5. “A lot of people might hear all of this and then say something like, “Okay, but how? I get that my values suck and that I avoid responsibility for all of my problems and that I’m an entitled little shit who thinks the world should revolve around me and every inconvenience I experience—but how do I change?”
And to this I say, in my best Yoda impersonation: “Do, or do not; there is no ‘how.’ ”
You are already choosing, in every moment of every day, what to give a fuck about, so change is as simple as choosing to give a fuck about something else.
It really is that simple. It’s just not easy.
It’s not easy because you’re going to feel like a loser, a fraud, a dumbass at first. You’re going to be nervous. You’re going to freak out. You may get pissed off at your wife or your friends or your father in the process. These are all side effects of changing your values, of changing the fucks you’re giving. But they are inevitable.
It’s simple but really, really hard.”
6. And let’s be honest here. If you were to add up all the people who have some psychiatric disorder, struggle with depression or suicidal thoughts, have been subjected to neglect or abuse, have dealt with tragedy or the death of a love one, and have survived serious health issues, accidents, or trauma – if you were to round up all those people and put them in the room, well, you’d probably have to round up everyone, because nobody makes it through life without collecting a few scars on the way out. Sure some people get saddled with worse problems than others. And some people are legitimately victimized in horrible ways. But as much as this may upset us or disturb us, it’s ultimately changes nothing about the responsibility equation of your individual situation. Nobody else is ever responsible for your situation but YOU. This is because YOU always get to choose how to see things, how to react to things, hot to value things. YOU always get to choose the metric by which to measure your experiences.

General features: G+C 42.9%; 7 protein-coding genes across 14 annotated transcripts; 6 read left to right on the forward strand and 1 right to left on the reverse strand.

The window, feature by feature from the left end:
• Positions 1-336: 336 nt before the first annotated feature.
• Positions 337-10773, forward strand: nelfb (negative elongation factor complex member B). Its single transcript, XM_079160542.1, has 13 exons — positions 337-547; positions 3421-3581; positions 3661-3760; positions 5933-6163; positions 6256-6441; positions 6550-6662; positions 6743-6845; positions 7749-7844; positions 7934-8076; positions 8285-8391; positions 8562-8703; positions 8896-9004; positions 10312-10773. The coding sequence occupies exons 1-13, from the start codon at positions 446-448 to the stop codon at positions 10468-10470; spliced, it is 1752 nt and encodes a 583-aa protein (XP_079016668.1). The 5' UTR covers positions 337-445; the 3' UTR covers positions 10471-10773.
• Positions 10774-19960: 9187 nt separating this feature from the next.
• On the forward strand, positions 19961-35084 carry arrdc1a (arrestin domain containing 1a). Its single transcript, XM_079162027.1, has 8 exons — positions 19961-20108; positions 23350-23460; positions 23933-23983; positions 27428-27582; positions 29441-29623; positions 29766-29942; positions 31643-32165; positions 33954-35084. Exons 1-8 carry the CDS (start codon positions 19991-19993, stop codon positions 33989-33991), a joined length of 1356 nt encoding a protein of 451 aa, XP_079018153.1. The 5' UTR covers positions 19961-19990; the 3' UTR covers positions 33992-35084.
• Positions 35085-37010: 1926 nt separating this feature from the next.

DAMN! Mark Manson. That’s so damn true. There’s no big or small problem. It’s just how you see it.
7. Growth is an endlessly iterative process. When we learn something new, we don’t go from “wrong” to “right.” Rather, we go from wrong to slightly less wrong. And when we learn something additional, we go from slightly less wrong to slightly less wrong than that, and then to even less wrong than that, and so on. We are always in the process of approaching truth and perfection without actually ever reaching truth or perfection.”
I could go on and on about the AWESOME NOTES I wrote will reading this book. But that means, I will write the entire book here.
Damn, I wasn’t prepared for The Subtle Art of Not Giving a F*ck to completely change my worldview in such a meaningful way. I will cherish this book for a long time to come.
In simple terms: the aim of this book is to help the reader to think a little bit more clearly about what they’re choosing to find important in life and what they’re choosing to find unimportant.
I read my as an E-BOOK on my phone and every time I was doing nothing I was scrolling through my phone because of Mark Manson.